6 Things I Learned Being an Online Prof

It’s been since March, the 18th to be exact, when our classrooms went dark, when tearful goodbyes were said (especially by seniors), when all of the faculty at Taylor University looked around at first with a sense of odd horror. Spring break had begun three days early, and that gave us about 12 days to pivot and move all our classes to an online format.

Since I live a half hour from campus and have good internet, I decided to teach from home. So I vacated as well, packing up files and books and planners. We still live in half a house, so I spent a day of spring break clearing out boxes that were stored on our upstairs landing and creating a desk space for myself. Getting physically organized helped me get emotionally and mentally organized.

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I have to say, by the time I posted final grades on May 26, I was exhausted. And I know I’m not alone. I know my fellow faculty and students were exhausted as well.

To all of you out there — students, parents, teachers — I salute you. This was weird, but we did it the best we could. I know it wasn’t easy; it was downright difficult.

Here are 6 things I learned about myself during this time:

1. I really do enjoy the classroom and interaction with my students — and this is a God-thing.

Ask me 15 years ago about where I’d be today, I never never never would have put myself at the front of a classroom talking for a career. I’m an introvert. I don’t talk in groups. I don’t like having attention on me. Yet here I am. God can work in mysterious ways.

2. Despite my insecurity, I can do tough things with lots of support and lots of prayer.

Even though I’ve taught online classes before, this was obviously a new challenge. Syllabi had already been carefully prepared, group projects planned, assignments set. The challenge was repurposing the rest of the semester to make sense to my students while still allowing for the learning outcomes I hoped to achieve. I started with the hoped-for outcomes and worked backward — determining how to revise assignments, changing group projects to individual ones, making the needed teaching videos, and creating benchmarks of smaller pieces to keep everyone on track in the larger assignments. Taylor worked hard to support us in every possible way, and this was an encouragement. Oh, and I prayed … a lot.

3. Sometimes difficulty forces improvement.

A few times my class adjustments showed me improvements that I want to carry into my regular classes. That’s a good thing.

4. I’m not very tech savvy, so I opted for K.I.S.S. and that was okay.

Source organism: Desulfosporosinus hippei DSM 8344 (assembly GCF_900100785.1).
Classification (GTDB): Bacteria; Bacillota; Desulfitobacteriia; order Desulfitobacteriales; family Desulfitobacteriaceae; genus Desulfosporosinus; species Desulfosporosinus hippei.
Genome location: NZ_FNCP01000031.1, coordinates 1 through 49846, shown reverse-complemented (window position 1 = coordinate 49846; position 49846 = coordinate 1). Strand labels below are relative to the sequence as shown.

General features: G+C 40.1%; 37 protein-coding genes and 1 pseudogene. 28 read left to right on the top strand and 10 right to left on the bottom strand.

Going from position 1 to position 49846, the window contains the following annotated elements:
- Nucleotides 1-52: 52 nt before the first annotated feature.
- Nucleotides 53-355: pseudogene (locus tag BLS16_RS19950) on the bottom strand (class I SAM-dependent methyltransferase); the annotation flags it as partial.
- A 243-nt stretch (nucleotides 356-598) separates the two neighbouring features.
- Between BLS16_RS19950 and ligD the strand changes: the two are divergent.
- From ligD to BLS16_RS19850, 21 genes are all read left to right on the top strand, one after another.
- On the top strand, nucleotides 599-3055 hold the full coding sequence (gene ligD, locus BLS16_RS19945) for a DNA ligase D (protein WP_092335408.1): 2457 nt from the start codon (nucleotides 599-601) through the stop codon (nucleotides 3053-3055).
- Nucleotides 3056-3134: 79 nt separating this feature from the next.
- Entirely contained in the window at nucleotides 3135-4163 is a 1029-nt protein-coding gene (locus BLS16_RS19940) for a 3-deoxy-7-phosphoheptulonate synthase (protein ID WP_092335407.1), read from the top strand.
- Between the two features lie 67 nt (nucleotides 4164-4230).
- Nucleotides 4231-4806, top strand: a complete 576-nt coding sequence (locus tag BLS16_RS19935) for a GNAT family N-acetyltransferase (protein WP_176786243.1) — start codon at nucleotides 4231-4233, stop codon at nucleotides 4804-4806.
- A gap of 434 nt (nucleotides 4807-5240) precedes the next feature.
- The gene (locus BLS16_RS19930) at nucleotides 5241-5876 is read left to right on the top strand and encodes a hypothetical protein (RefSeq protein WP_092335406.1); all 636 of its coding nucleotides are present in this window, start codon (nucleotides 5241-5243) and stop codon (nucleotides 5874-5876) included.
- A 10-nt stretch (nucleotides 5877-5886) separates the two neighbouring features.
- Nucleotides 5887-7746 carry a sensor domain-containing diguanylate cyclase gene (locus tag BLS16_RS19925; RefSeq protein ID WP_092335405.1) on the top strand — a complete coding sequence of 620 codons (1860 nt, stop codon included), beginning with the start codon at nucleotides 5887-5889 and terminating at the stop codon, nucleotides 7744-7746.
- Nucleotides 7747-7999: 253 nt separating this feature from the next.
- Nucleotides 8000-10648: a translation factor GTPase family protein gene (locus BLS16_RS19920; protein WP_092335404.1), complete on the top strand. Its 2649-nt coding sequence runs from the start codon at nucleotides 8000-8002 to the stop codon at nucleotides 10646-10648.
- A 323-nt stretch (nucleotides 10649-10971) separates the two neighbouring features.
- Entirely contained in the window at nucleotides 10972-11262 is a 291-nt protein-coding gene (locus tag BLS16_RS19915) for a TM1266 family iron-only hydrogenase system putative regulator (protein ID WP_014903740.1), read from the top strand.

“Keep it simple, stupid” was my mantra. So many of my fellow faculty had great ideas and apps and programs they shared in our private Facebook group. After feeling overwhelmed and techno-phobic, I realized I just needed to do what I felt comfortable doing. I did have our Blackboard specialist help me learn how to record videos and share my screen so I could do some lectures. Zoom worked great, but I used it mostly for one-on-one advising appointments. The simpler, the better, which gave me a lot less stress. But at the same time …

5. I need to invest time in training to use the tools at my disposal.

Our university uses Blackboard and it’s a pretty powerful program, but I realized this spring that I’ve only scratched the surface. I struggled with grading columns and discussion boards. I’m sure I can make use of other features if I know about them. I intend to get some training this fall.

6. Nothing beats clear organization and expectations.

My students appreciated my daily checklists of assignments. Laying out each day’s work and clearly listing due dates in red helped them keep up (and, seriously, it helped me just as much). Adjusting expectations helped as well — some students had difficulty with internet reliability or broadband strength (especially if siblings were also doing school and/or parents were working); others struggled with a variety of home situations. As crazy as college life can be, there’s a schedule to everything that helps keep life on track. Judging by the fact that my students were turning in work on time (mostly) and seemed to understand what I wanted from them means I maybe did something right!

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Yes, it’s over, but who’s to say when something unexpected will hit us again? I hope I learned a few things to make the next transition easier.

Whatever you’ve been doing these last couple months, what have you learned about yourself?